Erasmus of Rotterdam (Desiderius Erasmus Roterodamus) was a scholar, philosopher, and writer of the late fifteenth and first half of the sixteenth centuries.
- What made you famous? The emergence of this thinker marked the beginning of the development of the ideas of humanism in the European world of the Renaissance.
Erasmus of Rotterdam was born on October 28, 1469 (or 1467) in the town of Gouda, a suburb of Rotterdam. Gouda is at the crossroads of Rotterdam to Amsterdam and Utrecht to The Hague.
His father was the son of a wealthy burgher, preparing for the clergy profession. His love for an ignorant girl forced him to give up his career, but the lovers never married, and the child born out of wedlock, named Gergard (Gerrit Gerritszoon), grew up and was brought up with his mother. The name given at birth was transformed by Latin influence into Desiderius Erasmus. The addition of Rotterdam indicates the place where the thinker lived.
Erasmus attended elementary school in his native town, then the Geert Groot School in Deventer, where he studied ancient literature. After he lost both his father and mother in a plague epidemic at the age of 13, Erasmus finds himself in a monastery. This was because an illegitimate child in those days could not hope to hold any important and monetary office.
In the monastery of the Augustinian monks Erasmus lived from 1486 to 1492, taking the monastic order in 1492, tirelessly studying Latin and Greek, mastering the sciences, reading philosophical and artistic works of antiquity, mastering the skill of public speaking.
Erasmus makes progress and is invited to serve as secretary to the bishop in Cambrai, in northern France, keeping the lord's correspondence in Latin. And from 1493 he went to Paris and continued his education there until 1499. An important milestone in his biography was the meeting with Lord Mountjoy, who invited Erasmus on a joint trip to London. There Erasmus met the great Utopian philosopher Thomas More, the theological philosopher John Colet, Bishop John Fisher. A meeting also takes place with the future King of England, Henry VIII. From this time on, a long friendship and correspondence between the Dutch and English thinkers began.
Since 1499, after his return to France, Erasmus travels to Orleans, Leuven, Rotterdam. In 1505-1506 Erasmus's dream of wandering in Italy came true: Turijn, Bologna, Florence, Venetië, Padua, Rome. He was enthusiastically received at the University of Turin with a Doctor of Theology degree and was welcomed by the Pope (De Paus) himself, by allowing him to wear clothes according to the rules of the countries in which Erasmus would find himself.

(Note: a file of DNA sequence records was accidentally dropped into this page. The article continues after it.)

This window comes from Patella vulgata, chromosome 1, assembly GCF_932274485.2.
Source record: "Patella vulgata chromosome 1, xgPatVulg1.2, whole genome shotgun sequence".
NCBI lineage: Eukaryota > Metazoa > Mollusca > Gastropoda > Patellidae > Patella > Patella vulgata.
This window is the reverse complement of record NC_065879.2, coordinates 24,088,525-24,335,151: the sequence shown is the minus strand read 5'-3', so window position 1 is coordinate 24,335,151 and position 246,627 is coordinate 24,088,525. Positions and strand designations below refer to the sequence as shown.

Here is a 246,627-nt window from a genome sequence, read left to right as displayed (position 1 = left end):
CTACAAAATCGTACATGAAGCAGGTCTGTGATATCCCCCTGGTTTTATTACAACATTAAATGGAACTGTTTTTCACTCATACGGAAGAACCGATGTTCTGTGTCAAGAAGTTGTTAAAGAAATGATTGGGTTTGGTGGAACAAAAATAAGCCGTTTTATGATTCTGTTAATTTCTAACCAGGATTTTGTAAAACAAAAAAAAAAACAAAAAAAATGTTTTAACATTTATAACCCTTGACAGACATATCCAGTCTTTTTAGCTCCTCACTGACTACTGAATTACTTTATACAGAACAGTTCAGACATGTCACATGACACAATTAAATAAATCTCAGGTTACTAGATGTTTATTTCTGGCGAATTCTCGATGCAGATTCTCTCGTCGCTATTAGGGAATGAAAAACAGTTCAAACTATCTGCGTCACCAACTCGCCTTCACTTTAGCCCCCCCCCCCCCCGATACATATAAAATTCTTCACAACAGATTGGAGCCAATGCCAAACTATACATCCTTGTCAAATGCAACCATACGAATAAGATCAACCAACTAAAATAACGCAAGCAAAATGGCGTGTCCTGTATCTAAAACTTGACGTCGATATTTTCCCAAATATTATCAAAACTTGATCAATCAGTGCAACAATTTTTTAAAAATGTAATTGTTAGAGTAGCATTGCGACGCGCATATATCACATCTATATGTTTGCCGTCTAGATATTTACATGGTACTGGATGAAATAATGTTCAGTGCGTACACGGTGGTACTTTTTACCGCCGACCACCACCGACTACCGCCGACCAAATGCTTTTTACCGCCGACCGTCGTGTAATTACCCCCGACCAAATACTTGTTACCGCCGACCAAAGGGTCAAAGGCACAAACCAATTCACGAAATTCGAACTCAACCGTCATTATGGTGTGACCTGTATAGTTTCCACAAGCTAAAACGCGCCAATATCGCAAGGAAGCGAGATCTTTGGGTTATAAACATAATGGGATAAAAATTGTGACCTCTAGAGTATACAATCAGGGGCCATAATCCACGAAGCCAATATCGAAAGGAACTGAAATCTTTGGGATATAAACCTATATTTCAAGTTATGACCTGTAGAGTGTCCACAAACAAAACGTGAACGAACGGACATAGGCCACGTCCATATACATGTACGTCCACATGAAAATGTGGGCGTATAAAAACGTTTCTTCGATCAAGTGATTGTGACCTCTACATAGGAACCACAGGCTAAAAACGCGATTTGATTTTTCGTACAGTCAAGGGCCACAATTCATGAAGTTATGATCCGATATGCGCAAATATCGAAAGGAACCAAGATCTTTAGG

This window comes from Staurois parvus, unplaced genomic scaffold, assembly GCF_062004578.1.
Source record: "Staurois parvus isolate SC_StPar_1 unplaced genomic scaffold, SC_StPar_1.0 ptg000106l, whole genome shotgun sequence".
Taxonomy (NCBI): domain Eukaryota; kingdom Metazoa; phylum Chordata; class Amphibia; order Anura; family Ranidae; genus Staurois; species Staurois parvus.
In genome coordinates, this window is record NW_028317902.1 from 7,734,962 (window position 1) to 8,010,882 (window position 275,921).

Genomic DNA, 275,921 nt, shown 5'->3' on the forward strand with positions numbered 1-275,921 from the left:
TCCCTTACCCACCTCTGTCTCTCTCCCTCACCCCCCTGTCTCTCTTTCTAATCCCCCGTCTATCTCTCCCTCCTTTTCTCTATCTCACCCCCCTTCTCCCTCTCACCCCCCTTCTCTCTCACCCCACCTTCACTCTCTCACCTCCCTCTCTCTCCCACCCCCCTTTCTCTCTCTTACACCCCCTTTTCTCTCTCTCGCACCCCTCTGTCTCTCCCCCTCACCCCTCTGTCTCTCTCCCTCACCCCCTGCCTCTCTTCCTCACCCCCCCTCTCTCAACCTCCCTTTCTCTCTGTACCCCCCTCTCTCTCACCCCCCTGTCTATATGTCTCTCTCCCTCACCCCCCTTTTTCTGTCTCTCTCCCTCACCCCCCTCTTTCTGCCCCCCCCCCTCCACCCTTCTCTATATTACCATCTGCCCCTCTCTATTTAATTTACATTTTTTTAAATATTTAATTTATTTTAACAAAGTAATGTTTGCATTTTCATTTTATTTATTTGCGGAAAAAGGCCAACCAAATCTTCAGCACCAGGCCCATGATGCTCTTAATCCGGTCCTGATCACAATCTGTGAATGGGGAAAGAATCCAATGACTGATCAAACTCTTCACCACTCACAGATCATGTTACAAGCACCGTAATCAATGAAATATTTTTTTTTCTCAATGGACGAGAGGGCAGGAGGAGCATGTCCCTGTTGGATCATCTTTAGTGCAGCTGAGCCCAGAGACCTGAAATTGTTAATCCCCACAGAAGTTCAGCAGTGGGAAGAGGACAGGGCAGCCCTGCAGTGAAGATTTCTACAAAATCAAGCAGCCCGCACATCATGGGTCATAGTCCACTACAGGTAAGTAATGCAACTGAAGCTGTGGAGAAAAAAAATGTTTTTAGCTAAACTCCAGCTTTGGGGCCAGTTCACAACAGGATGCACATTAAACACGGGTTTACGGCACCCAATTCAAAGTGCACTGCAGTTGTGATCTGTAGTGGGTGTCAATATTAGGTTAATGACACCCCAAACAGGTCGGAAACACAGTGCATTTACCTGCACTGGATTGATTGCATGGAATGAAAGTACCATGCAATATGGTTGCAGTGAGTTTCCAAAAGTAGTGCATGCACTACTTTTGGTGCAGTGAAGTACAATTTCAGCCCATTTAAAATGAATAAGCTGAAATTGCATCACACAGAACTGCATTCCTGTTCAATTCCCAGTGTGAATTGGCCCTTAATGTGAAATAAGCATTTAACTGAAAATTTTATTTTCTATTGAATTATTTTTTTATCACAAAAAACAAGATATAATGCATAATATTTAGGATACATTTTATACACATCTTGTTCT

In 1506 Erasmus went to England, having been invited to teach at Oxford and Cambridge and having the support of King Henry VIII.
Having been simultaneously invited to become a professor at Oxford and Cambridge, Erasmus chose Cambridge because it was run by his like-minded colleague John Fisher. Erasmus teaches ancient Greek and theology based on his own translation and interpretation of the New Testament (Het Nieuwe Testament).
This approach to teaching theology was groundbreaking because Erasmus of Rotterdam criticized medieval theologians like Thomas Van Aquino, who quoted from the Bible without thinking about the meaning of this great book.
In 1511 Erasmus of Rotterdam was made professor of theology at the University of Cambridge.
In 1513 the thinker moved to Germany, traveled extensively in that country, returned to England in 1515, and in 1516 settled in Basel under the patronage of Charles of Spain (Charles V of Habsburg; Carl Spaans, Keizer Karel V Van Habsburg). The philosopher is hired as an advisor to the king with a salary of 400 florins. This position allows him to do a lot of science and travel: Erasmus visits Brussels, Antwerpen, Freiburg and others.
The philosopher ended his days in Basel on July 12, 1536.
Paris was the city where Erasmus of Rotterdam's first works appeared. The first book published was Adagia, a collection of aphorisms and cautionary humorous stories, compiled on the basis of books by ancient authors. This book brought the author fame throughout Europe.
In 1501, a treatise on religion and ethics entitled The Arms of the Christian Soldier, published in 1504, appeared. Here Erasmus showed what he considered essential to the Christian religion: not mindlessly performed rituals, but the constant spiritual self-improvement of man, striving to conform to the commandments of Christ.
His central work was written during a trip to England in 1509, The Praise of Folly, in which he criticized medieval scholastic theology.
"A Praise of Folly was printed in Paris in 1511 and was reprinted seven times in one yearThe philosopher was a great success, more than 40 times during his lifetime, and more than 200 times before the end of the nineteenth century, including translations into various languages.
The book presents the writer's satirical view of humanity with its vices, prejudices, mistakes, repeated from age to age and having a universal character and have not lost relevance in our time.
Another reason for its popularity is the overall tone of the book, filled with humor but not sarcasm, irony but not harsh denunciation, a kind of satirical optimism. The work became an elegant parody of Stupidity's praise of herself. The great humanist's book is filled with faith in a man capable of overcoming his shortcomings.